Understanding the Criminal Mind

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Feb. 19, 2007

Expert:

  Dr. Stephen Morse

  Professor of Law and Psychiatry, University of Pennsylvania

Credentials:

Publications include "Moral and Legal Responsibility and the New

Neuroscience,"  "Brain Overclaim Syndrome and Criminal Responsibility: A Diagnostic Note,"  "Reason, Results and Criminal Responsibility"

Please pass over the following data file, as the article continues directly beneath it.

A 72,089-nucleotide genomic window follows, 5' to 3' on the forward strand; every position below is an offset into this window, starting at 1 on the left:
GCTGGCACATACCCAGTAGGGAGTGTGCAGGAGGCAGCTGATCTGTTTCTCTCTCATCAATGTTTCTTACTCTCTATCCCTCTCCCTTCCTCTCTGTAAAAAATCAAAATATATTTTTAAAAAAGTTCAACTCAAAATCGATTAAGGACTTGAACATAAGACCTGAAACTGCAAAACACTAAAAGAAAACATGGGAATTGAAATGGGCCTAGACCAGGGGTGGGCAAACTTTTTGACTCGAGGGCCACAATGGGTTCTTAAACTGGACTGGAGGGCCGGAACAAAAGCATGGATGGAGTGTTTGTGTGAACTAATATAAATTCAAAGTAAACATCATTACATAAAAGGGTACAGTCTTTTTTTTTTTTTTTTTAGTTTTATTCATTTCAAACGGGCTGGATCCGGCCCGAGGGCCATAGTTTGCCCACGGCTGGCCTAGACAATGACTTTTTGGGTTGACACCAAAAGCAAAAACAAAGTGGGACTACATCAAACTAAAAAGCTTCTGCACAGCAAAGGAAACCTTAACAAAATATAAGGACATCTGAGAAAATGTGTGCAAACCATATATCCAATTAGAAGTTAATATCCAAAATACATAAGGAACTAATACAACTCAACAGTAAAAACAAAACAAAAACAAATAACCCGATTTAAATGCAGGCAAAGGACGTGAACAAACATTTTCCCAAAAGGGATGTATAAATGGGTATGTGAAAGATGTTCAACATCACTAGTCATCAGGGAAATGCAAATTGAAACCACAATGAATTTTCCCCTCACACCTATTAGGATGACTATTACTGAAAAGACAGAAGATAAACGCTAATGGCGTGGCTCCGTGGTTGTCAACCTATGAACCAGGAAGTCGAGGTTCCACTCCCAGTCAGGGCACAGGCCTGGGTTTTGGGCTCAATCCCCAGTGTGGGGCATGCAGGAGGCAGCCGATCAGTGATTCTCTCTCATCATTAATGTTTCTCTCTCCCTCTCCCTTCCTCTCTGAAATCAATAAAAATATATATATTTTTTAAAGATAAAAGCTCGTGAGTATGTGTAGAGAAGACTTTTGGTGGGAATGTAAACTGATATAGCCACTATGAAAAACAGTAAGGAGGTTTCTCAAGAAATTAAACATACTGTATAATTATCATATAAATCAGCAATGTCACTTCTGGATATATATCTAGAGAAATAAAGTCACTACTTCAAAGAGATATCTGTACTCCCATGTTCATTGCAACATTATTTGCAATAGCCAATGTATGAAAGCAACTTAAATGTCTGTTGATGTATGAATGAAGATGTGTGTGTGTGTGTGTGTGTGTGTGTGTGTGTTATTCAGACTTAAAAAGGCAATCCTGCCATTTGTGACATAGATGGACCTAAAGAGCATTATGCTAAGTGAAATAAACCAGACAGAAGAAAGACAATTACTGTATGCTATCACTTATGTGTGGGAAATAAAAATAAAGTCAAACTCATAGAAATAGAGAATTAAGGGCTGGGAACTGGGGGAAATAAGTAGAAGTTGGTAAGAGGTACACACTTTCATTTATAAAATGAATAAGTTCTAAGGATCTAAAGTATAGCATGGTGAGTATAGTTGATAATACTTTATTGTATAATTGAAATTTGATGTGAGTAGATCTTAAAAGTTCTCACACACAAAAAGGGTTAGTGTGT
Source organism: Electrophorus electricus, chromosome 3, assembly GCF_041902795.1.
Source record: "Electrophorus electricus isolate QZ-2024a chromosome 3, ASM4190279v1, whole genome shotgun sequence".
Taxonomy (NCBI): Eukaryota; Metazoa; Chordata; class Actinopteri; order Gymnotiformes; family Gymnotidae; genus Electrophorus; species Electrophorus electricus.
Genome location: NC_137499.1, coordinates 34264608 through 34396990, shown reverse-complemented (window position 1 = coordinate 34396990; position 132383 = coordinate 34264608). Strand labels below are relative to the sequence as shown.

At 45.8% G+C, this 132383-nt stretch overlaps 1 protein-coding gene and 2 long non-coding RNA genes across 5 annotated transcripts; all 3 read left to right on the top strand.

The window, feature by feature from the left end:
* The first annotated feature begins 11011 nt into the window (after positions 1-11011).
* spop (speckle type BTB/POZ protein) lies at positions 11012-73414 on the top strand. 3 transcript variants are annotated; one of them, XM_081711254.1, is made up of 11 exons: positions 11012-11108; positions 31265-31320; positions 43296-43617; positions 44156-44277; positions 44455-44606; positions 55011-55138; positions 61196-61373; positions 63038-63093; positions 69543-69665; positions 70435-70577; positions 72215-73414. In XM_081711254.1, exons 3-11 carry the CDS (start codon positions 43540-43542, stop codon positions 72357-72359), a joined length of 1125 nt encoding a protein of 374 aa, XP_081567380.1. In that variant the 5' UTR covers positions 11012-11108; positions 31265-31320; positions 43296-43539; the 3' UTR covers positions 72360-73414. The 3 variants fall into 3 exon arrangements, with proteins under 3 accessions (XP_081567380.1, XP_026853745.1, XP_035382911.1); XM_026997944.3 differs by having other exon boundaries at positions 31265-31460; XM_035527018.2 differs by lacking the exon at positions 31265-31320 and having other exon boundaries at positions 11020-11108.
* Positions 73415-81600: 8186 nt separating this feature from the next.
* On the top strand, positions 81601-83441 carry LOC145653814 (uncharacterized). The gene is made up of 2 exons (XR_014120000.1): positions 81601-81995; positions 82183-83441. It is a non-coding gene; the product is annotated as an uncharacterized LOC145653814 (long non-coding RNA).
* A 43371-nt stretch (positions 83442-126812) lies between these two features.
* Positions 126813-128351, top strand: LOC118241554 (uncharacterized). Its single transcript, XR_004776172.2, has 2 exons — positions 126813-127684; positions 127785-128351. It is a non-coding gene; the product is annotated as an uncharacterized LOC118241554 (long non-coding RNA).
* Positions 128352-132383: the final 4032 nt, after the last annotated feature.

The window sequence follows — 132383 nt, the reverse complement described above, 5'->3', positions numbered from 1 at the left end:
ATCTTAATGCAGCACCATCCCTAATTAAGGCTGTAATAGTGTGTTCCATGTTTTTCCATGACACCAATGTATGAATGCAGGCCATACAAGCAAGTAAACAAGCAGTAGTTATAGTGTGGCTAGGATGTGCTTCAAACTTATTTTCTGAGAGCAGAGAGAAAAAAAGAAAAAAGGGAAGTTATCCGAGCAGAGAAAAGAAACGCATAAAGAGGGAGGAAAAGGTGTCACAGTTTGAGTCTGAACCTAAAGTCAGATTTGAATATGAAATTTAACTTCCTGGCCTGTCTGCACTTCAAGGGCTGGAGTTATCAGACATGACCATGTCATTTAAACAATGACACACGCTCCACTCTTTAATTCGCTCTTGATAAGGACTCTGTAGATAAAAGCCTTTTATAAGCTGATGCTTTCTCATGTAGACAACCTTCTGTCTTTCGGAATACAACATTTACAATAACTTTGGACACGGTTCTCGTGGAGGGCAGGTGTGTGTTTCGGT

Quote:

"If you suffer a particular kind of genetically driven neurotransmitter defect and you've been abused, you're more likely to commit a crime than if you've been simply abused. But does that mean you are not responsible for intentional behavior you have engaged in that harms the behaviors and interests of other people?  Does simply finding a cause for behavior mean people are not responsible for the behavior, whether the cause is biological, psychological or sociological?  If causation were an excusing condition, no one would be responsible for anything."